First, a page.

Most publicity is good publicity, especially for an elected official. The editors of a Maryland newspaper, the Frederick News-Post, must be scratching their heads over the request of Frederick County Councilman Kirby Delauter, conveyed through Facebook, that the newspaper not print his name without his permission. In his own words: "Do not contact me and do not use my name or reference me in an unauthorized form in the future. * * * Use my name again unauthorized and you'll be paying for an Attorney."
Bethany Rodgers, a reporter for the News-Post, responded in a proper First Amendment way, saying that the newspaper has the right and the responsibility to report on people, such as Mr. Delauter, "who occupy positions of trust in our government." That's the right answer. People who run for public office shouldn't take offense when the citizens who elected them want to get reports on what they're doing in office.
Still, it seems to me that the News-Post has missed an opportunity to simultaneously take Mr. Delauter up on his request (or hissy-fit), and to make its point in print, as I recalled Myron, a forty-year-old novel by Gore Vidal. The Supreme Court had just issued its 5-4 ruling in Miller v. California, a landmark ruling that said what is obscene depends on the standards of the local community. Vidal, in satiric protest, used the names of the five Justices who voted in the majority in place of the words that might violate the standards of more conservative communities. For instance, Vidal referred quite often in the sex scenes to the rehnquists and powells of the male characters.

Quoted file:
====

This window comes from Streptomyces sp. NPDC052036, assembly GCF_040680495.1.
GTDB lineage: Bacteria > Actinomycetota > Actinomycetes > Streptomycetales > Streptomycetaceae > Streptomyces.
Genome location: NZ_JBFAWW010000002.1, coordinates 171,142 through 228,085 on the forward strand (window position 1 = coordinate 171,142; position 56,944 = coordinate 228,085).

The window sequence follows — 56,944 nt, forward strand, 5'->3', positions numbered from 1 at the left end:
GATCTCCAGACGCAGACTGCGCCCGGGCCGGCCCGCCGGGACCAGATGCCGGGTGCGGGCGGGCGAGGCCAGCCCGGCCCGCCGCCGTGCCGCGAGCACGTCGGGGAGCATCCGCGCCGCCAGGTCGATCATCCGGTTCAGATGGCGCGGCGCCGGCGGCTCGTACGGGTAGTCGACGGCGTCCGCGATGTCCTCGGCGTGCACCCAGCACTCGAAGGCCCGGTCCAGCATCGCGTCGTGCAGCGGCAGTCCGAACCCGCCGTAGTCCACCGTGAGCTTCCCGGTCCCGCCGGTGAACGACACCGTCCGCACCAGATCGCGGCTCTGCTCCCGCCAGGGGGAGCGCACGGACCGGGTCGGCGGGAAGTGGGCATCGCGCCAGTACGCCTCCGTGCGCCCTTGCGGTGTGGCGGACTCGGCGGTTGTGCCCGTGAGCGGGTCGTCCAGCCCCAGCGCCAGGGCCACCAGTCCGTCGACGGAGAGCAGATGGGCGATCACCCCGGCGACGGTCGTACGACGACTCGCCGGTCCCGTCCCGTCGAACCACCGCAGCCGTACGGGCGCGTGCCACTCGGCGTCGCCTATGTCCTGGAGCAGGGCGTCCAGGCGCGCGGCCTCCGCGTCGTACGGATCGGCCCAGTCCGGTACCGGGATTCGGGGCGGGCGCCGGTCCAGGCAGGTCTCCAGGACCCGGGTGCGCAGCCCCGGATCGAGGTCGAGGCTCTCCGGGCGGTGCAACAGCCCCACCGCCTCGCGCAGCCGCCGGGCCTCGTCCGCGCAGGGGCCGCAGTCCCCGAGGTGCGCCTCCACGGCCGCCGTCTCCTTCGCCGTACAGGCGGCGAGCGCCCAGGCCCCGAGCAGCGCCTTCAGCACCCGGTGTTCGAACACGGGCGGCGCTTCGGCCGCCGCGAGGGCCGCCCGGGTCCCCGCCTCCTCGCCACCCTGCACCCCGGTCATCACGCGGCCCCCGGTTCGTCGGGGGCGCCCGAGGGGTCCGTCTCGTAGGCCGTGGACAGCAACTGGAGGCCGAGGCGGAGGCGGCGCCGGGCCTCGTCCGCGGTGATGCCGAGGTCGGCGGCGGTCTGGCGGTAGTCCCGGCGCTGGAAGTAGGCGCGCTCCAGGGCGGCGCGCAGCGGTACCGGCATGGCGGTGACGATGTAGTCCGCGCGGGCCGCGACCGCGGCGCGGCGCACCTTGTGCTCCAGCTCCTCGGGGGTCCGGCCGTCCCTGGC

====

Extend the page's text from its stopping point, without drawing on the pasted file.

The News-Post might do the same thing, and substitute another name in place of Mr. Delauter's, perhaps that of William Cosby, the governor of colonial New York who in 1734 ordered the arrest of journalist John Peter Zenger for libel. (No connection to the troubles of the modern Bill Cosby would be implied.) Or the News-Post could substitute "Mr. Bumble" for his name, in reference to the character in Oliver Twist who said "If the law supposed that, the law is a ass - a idiot." Or, more simply yet, simply call him "Myron."